Top of Georgia

After a wonderful rainy zero day, we got back at it and started to increase our mileage. We took 11.5, 13.4, and 13.5 mile days to get to Dick’s Creek Gap, and the Top of Georgia Hostel. The weather was a bit chillier at first, but still beautiful, and yesterday I didn’t see a cloud all day.

On a side note, I’m not sure hostel life us for me, or at least this ratio of bathroom (singular) to people. Nice to sleep in a bed at least.

We are going into town for a resupply today, and then doing a half day of hiking, gearing up for a 4-5 day stint to Franklin, into North Carolina.

There’s a good crew of people travelling at our pace, and we’ve made friends. They gave me my trail name. I have been dubbed “Macgyver”, or Mac, for helping someone untangle their bear bag in a tree with a very long stick. I find this preferable to my other name suggestions,” just kyle” or “bubbles”.

Now, it’s on to new trail, a new state, and new adventure!




Trail magic tally:
Another yuengling (seems to be a standard selection down here)
Fruit snacks
Goldfish crackers
Granola bar
Dried pineapple
(People are awesome)


5 thoughts on “Top of Georgia

  1. Lisa Franklin

    Mac gyver perfect fit for you 🙂 sounds so awesome. I know u had good weather to start but some cold air came in and wonder if you got some snow on the mountains ? Do you get enough to eat ? What’s your favorite treat ?

    1. kfloodhiker Post author

      Yea, the cold finally caught up to us. We were one day behind the snow at the Siler Bald shelter. I shorted myself a bit on food the first two sections, but Ashli and others had some extra so it worked out. I over compensated the next and had too much, but this section feels like I’m starting to zero in on it. My favorite treats are probably the baby bell cheeses, or pepperoni, but I have been sprinkling bacon bits in just about every dinner, which has been nice.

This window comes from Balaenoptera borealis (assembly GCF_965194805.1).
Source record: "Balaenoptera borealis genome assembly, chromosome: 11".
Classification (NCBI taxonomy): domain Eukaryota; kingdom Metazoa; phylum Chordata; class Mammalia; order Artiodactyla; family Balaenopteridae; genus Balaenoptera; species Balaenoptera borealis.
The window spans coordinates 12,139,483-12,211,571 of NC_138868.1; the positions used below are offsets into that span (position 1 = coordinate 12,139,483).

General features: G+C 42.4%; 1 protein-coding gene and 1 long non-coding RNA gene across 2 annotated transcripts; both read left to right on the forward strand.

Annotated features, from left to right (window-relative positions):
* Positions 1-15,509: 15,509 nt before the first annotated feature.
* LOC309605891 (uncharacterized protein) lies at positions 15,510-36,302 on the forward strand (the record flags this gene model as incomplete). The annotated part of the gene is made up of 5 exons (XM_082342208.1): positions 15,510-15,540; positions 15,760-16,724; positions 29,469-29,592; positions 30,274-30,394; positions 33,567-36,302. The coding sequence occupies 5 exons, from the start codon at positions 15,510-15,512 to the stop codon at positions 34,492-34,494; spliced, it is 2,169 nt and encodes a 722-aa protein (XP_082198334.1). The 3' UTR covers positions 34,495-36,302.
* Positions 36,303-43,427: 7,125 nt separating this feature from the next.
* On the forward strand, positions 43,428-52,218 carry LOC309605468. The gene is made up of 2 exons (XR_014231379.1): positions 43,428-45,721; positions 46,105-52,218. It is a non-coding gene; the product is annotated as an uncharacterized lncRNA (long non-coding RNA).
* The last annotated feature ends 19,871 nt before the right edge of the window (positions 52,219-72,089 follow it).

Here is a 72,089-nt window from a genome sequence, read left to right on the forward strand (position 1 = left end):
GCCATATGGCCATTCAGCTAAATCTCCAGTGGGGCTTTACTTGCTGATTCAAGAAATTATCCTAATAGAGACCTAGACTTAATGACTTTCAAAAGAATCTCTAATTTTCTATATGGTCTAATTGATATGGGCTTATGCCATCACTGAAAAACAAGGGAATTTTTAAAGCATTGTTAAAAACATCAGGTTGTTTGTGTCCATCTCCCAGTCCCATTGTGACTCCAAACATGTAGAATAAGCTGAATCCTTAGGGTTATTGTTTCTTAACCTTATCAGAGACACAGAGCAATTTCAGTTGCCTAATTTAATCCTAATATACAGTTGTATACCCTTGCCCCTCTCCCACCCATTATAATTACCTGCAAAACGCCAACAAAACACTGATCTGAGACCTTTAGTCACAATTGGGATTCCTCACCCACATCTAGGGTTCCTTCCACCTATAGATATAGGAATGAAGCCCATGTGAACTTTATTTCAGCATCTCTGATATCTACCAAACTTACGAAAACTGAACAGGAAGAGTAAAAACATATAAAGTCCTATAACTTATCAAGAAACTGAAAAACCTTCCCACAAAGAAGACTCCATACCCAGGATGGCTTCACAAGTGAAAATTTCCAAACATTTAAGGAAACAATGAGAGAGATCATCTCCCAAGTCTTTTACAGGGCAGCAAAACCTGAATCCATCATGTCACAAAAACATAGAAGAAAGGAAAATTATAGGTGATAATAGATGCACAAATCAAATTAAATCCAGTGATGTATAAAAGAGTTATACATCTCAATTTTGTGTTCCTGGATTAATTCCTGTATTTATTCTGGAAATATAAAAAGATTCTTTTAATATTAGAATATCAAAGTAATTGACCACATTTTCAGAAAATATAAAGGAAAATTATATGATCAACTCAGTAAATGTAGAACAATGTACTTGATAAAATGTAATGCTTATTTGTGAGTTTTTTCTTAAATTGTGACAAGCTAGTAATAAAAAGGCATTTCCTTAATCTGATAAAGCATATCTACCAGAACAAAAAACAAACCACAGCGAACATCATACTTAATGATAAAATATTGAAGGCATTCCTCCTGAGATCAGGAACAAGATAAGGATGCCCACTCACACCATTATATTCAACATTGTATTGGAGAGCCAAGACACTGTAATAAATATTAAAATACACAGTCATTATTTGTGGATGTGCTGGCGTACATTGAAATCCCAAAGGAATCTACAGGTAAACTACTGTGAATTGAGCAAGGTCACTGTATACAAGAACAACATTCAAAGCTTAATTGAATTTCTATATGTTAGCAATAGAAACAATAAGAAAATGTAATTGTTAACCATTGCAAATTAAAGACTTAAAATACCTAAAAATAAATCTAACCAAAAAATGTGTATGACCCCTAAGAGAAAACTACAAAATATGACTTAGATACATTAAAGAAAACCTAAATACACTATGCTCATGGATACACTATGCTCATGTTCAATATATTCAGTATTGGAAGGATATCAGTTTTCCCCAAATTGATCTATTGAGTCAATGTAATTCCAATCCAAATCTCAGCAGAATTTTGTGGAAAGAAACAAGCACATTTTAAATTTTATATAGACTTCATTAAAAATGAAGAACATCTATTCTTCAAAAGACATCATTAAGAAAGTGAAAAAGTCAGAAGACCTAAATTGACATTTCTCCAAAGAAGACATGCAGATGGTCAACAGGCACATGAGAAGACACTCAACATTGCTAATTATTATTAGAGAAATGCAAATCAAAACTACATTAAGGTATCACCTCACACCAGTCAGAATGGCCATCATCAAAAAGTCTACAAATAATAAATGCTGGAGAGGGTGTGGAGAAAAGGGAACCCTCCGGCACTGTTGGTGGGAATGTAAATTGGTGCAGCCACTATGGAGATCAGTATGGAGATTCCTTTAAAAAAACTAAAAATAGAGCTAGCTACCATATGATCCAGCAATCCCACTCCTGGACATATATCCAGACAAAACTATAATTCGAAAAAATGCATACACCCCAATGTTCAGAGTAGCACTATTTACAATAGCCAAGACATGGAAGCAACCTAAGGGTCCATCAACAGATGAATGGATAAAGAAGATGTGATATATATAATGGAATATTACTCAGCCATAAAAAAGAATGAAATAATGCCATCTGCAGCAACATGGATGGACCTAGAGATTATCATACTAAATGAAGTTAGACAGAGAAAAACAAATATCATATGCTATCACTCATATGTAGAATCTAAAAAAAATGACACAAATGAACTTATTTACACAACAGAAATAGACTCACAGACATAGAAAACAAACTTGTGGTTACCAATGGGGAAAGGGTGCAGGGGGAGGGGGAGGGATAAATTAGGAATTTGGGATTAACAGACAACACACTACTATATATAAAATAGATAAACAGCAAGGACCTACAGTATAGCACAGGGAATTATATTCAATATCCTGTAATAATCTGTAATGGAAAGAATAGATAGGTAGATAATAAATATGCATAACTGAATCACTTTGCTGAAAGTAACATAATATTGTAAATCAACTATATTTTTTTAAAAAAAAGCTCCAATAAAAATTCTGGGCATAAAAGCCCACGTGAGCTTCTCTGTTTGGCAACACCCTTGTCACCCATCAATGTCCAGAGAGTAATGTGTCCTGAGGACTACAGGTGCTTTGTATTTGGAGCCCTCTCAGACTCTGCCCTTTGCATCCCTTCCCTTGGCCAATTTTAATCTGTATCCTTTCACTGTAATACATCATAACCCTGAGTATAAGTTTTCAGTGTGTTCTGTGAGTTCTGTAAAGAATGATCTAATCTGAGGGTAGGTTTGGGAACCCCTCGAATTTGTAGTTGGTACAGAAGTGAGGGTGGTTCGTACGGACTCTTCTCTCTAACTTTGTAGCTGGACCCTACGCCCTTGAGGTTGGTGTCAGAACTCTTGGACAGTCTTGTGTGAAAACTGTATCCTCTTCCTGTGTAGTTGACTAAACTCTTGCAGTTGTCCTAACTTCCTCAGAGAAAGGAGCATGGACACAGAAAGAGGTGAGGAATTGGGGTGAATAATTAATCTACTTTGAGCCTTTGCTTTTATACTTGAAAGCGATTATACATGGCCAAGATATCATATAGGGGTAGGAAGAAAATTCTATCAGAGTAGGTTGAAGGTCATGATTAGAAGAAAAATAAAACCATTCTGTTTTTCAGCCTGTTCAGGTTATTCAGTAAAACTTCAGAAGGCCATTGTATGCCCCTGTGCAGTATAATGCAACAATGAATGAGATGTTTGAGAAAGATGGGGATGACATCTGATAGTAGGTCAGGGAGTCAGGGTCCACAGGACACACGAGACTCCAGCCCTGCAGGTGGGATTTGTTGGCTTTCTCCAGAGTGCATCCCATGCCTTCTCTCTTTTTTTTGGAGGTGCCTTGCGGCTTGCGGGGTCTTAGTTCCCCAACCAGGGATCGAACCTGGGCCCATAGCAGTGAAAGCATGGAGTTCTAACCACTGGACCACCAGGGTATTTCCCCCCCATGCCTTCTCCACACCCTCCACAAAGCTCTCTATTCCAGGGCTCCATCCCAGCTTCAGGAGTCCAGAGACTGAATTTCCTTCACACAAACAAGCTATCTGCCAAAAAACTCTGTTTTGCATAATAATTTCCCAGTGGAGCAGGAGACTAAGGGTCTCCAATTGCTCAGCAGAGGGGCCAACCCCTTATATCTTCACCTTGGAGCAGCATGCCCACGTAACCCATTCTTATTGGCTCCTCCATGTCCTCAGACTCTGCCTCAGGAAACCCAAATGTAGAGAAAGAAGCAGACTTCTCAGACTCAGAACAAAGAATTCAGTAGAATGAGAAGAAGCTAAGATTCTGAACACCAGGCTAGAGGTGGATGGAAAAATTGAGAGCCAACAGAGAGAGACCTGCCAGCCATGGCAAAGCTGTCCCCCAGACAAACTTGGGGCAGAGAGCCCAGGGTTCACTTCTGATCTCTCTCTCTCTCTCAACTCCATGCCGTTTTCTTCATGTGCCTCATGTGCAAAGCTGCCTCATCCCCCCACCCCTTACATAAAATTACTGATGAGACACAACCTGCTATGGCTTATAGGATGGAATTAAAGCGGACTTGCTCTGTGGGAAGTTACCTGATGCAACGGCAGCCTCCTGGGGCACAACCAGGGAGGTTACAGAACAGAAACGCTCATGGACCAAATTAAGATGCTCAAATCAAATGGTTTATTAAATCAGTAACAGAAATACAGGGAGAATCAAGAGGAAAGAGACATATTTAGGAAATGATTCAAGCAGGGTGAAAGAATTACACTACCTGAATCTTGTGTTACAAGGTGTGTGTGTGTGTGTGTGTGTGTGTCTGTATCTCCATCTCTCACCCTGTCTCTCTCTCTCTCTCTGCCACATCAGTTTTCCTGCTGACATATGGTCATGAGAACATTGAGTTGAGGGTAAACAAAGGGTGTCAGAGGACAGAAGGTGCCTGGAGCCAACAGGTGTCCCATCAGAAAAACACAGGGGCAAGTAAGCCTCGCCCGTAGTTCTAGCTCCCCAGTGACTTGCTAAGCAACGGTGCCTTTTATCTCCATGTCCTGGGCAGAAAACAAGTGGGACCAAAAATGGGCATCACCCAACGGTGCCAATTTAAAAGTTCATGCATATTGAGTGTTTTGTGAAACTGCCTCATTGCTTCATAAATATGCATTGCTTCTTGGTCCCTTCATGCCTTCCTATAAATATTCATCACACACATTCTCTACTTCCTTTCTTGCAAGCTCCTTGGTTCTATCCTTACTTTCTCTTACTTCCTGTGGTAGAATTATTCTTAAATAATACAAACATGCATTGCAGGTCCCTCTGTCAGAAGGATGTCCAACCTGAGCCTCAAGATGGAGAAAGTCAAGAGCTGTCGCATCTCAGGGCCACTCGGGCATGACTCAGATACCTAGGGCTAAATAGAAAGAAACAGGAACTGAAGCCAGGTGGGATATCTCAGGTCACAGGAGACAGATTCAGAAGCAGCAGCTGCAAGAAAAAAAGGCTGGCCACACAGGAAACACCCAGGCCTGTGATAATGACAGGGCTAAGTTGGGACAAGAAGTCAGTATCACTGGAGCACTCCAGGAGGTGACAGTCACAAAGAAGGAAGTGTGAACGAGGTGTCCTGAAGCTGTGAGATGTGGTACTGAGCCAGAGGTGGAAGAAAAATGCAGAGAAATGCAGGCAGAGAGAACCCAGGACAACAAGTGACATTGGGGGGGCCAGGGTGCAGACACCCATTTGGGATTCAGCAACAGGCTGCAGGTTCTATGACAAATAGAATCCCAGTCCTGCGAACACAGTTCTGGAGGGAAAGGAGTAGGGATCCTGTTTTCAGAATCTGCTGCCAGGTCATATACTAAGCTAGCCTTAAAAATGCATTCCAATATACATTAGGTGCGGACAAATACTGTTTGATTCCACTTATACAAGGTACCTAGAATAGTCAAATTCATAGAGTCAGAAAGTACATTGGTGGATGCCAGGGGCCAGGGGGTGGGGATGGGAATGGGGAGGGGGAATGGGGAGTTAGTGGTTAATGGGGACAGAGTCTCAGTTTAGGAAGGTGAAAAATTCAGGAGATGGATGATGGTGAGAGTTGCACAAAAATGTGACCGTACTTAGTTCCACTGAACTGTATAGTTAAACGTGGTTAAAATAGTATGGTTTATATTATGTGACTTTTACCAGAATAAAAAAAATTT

2. Lisa Franklin

    Hey Klye just sending you couple AT facts. The Palmerton Zinc Pile is one of the country’s 1319 Superfund cleanup sites. In the early 1900′s the town of Palmerton, PA was home to a fairly large zinc smelting operation. Smelting operations ended in 1980 and the site was added to the National Priority list under the Comprehensive Environmental Response, Compensation, and Liability Act in 1983. Smelting activities at the site emitted large quantities of zinc, lead, sulfur dioxide and other contaminants that resulted in the defoliation of the 2,000 acre area. The AT takes hikers up to the site by way of Lehigh Gap through one of the more extreme climbs that can be found south of the White Mountains. The trail used to take travelers directly through the site but in recent years has be rerouted around the border of the Superfund to assist in the revitalization process. The Superfund is also home to the most polluted water source on the trail. It is recommended that most hikers avoid the aptly named “Metallica Spring” unless they haven’t gotten their recommended daily dose of heavy metals…
    5. The elevation gain/loss of hiking the entire Appalachian Trail is the equivalent of climbing Mount Everest 16 times.


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